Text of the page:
NJH: On the surface level, Lora was making photographs in a community in which the men worked in the mines and as loggers, and the women maintained the homesteads. Doing so in a geographically isolated place created really close bonds between the women. Lora photographed all aspects of their lives, including the day-to-day chores of maintaining the home and land. Also, these photographs (although this is just my speculation), were not meant for anyone but their own close-knit group. The subjects often don’t look like they are posing for the camera, they are looking at Lora. The images appear free of the artifice of the act of picture making- and so we see through the photograph in a way. I think the intimate comfort level Lora had with her community allowed the camera to be a more passive factor in the equation. Because of these two things, Lora’s circumstances and the way the camera was incorporated seamlessly into her life, the photographs document these self-sufficient women in a very compelling way.

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©Lora Webb Nichols Archive, Lora Nichols, 1899

DG: As an image maker in your own right, how has the study and curation of Nichols’ work influenced your creative practice?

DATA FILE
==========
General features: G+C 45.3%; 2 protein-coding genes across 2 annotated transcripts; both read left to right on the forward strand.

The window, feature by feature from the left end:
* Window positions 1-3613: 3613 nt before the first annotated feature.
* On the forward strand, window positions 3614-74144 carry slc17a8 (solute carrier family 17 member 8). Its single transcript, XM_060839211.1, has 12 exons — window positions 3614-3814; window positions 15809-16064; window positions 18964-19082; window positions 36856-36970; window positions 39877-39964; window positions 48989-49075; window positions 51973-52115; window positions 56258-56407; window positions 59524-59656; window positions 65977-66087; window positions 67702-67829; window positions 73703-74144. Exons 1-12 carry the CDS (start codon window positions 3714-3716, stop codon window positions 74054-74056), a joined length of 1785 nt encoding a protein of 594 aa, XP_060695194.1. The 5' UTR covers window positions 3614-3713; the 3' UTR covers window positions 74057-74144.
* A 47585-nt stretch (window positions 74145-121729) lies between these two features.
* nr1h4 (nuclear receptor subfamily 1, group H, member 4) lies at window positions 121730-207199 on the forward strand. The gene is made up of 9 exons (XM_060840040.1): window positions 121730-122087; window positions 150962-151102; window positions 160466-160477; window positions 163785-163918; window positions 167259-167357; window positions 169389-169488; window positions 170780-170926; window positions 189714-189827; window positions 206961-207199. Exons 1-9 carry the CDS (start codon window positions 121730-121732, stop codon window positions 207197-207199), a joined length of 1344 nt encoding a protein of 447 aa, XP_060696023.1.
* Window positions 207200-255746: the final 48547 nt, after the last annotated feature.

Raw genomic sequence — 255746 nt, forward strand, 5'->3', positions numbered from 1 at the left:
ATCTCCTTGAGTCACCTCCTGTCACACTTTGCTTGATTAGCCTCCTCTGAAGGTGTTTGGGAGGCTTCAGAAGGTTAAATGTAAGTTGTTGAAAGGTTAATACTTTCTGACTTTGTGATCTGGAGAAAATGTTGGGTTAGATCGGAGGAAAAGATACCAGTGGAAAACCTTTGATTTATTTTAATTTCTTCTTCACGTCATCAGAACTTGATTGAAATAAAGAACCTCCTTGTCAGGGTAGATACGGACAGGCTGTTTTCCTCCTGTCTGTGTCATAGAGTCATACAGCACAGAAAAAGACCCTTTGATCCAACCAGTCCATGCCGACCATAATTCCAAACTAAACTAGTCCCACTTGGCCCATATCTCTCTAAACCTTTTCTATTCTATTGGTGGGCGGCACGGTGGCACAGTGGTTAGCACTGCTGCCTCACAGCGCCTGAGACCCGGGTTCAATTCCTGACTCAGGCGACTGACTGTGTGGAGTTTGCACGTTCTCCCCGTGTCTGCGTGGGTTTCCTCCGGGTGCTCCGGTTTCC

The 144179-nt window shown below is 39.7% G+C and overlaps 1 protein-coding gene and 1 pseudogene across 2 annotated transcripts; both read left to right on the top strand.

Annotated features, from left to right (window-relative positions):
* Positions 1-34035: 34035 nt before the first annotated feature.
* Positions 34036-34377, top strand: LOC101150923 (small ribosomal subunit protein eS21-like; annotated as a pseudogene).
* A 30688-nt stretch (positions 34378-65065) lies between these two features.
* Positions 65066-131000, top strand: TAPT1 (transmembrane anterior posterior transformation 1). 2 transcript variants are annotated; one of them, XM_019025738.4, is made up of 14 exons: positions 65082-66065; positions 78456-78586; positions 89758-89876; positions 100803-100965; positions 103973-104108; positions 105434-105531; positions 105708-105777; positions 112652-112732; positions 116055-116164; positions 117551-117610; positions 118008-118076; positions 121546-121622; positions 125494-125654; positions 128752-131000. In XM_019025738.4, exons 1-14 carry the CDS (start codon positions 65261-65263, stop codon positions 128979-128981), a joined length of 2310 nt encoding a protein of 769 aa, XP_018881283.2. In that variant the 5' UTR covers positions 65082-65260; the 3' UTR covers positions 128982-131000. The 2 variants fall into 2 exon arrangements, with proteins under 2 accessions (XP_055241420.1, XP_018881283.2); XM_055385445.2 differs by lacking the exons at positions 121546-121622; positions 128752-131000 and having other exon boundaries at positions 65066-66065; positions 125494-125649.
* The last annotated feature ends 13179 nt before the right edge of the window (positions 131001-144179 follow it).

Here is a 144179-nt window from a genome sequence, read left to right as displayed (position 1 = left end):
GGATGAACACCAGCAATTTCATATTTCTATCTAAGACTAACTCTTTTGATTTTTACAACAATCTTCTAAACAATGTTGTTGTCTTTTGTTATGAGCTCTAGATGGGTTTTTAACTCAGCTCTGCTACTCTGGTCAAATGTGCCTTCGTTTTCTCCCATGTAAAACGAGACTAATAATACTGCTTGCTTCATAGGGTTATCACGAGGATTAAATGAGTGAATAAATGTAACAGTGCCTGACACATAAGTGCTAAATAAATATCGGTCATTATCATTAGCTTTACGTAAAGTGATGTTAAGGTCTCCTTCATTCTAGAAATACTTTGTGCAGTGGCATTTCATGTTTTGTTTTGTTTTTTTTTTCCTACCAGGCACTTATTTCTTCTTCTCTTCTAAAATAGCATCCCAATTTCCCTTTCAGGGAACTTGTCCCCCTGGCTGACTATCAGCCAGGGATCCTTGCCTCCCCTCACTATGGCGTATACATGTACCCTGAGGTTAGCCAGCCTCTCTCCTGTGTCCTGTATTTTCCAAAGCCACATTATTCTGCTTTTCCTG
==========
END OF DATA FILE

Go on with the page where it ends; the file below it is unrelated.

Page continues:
NJH: I can’t recognize at the moment how Lora’s photographs have influenced my own creative practice, although maybe in time I will understand that better. But I reflected about photography practice more broadly through trying to understand the trajectory of her life and how photography played a role in it. She went through incredibly productive phases of making work, and periods where other things overtook her time and energy. Yet photography punctuated her life steadily for 63 years. When I get overwhelmed with things that pull my attention away from my own art practice (like working on this archive!), I feel at peace knowing that things will circle back around when it is time and that periods of greater and lesser artistic productivity are okay.